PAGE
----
Abbreviating the descendant axis in XSLT

Say we have the following XML:


The question is, what does the XPath expression //para[1] return? I originally expected it to select all the para elements and then return just the first one. In fact, what it returns is


This is because what the expression actually means is, “return all the para elements that are the first child of any element”.

Why is that?  According to the XPath specification, // is actually the abbreviation for /descendant-or-self::node()/, so that //para is actually /descendant-or-self::node()/child::para.

Since p1 and p3 are the first children of their parents, and p2 is the second child* of its parent, the nodes returned are p1 and p3.

*Assuming we’re ignoring whitespace, of course, which is always a bit of an adventure.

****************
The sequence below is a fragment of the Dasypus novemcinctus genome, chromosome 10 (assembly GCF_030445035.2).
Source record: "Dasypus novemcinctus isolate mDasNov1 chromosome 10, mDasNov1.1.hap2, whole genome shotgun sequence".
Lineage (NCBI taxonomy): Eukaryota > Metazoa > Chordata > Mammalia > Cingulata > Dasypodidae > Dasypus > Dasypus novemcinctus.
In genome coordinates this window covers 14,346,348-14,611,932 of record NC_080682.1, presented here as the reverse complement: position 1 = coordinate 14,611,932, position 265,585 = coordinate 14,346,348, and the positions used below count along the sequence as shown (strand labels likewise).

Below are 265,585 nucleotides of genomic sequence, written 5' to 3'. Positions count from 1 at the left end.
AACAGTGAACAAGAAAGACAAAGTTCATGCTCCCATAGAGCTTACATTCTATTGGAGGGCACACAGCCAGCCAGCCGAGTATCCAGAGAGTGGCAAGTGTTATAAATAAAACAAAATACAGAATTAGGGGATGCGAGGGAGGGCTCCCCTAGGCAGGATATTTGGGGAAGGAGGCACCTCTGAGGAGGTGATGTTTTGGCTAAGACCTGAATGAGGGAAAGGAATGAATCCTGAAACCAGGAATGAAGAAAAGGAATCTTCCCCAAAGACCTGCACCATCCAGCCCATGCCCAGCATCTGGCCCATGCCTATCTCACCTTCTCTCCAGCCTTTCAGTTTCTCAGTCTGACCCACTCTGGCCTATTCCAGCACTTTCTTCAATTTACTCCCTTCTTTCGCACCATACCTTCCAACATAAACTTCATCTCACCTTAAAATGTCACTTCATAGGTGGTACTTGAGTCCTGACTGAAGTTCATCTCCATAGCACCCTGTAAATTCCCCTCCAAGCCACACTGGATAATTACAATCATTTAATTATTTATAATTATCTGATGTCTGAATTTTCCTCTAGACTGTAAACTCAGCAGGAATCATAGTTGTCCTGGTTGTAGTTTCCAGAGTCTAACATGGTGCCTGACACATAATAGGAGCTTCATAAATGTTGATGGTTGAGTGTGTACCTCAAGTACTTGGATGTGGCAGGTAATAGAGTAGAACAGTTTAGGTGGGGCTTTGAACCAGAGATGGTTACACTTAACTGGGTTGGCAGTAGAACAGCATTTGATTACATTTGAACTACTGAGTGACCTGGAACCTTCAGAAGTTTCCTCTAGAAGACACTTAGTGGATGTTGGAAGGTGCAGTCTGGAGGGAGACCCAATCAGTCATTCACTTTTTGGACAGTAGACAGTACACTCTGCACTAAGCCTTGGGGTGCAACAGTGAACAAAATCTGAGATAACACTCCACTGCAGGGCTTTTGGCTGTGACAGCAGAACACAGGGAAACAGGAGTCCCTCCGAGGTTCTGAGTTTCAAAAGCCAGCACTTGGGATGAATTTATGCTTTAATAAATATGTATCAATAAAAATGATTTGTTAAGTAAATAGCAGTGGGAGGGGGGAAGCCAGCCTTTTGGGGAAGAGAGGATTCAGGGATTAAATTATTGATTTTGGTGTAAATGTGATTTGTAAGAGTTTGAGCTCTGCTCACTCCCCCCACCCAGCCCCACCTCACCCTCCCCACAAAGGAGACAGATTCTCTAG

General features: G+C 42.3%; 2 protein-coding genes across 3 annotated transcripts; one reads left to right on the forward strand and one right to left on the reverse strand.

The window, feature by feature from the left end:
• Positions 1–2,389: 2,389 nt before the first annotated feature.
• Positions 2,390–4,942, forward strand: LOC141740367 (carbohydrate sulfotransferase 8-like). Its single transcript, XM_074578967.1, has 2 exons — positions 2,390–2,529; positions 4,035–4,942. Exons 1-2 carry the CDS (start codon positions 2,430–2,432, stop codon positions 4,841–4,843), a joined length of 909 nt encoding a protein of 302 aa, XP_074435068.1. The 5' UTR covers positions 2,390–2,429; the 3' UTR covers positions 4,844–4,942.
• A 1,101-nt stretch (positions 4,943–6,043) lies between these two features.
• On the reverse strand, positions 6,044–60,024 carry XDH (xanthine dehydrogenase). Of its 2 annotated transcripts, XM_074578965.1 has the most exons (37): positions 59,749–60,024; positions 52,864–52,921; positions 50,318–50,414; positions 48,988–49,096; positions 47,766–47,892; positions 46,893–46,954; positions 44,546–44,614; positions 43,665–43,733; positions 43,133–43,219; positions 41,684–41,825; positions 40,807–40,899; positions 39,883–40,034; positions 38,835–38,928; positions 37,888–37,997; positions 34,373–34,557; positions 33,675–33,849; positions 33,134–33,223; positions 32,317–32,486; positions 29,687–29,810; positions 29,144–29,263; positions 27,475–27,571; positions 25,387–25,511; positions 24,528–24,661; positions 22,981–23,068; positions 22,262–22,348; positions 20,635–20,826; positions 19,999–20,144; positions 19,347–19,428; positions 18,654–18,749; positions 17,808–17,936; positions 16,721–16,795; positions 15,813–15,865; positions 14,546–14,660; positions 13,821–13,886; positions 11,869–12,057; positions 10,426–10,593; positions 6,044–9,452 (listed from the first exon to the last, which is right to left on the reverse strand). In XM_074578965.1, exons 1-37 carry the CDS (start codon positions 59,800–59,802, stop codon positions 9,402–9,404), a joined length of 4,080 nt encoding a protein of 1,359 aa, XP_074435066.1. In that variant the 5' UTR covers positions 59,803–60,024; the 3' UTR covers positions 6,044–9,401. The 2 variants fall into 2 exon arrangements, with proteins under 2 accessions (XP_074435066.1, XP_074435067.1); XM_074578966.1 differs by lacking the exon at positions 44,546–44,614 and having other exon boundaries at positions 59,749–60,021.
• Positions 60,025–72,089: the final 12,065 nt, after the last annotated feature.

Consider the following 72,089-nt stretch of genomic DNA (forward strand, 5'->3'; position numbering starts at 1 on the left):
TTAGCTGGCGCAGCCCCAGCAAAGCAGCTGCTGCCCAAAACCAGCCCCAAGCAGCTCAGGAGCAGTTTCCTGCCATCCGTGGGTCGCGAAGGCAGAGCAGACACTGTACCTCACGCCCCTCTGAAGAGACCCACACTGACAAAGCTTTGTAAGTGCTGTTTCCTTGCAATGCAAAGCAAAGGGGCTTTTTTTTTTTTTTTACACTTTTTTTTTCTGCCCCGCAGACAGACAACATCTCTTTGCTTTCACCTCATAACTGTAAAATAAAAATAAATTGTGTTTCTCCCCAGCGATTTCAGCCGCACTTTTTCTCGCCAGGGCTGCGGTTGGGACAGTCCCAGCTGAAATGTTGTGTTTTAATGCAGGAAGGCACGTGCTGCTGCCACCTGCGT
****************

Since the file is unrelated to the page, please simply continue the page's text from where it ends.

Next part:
If I really want the first instance of all the para elements, then I need the expression /descendant::para[1]. That collects all the para elements and returns the first one.

A side benefit to this approach is that it forced me to learn how to spell “descendant” correctly. 🙂

About Ken Kousen
I am a Java Champion and the author of the books "Modern Java Recipes" (O'Reilly Media), "Gradle Recipes for Android" (O'Reilly Media), and "Making Java Groovy" (Manning), as well as over a dozen video courses at Safari Books Online. I'm a regular member of the No Fluff, Just Stuff conference tour and have given talks all over the world. Through my company, Kousen IT, Inc, I've taught training courses to and worked with thousands of developers.

One Response to Abbreviating the descendant axis in XSLT

  1. Kent says:

    Ouch. I always thought // was actual XPATH syntax and not merely an abbreviation for something, as appears to the case. Nice catch.

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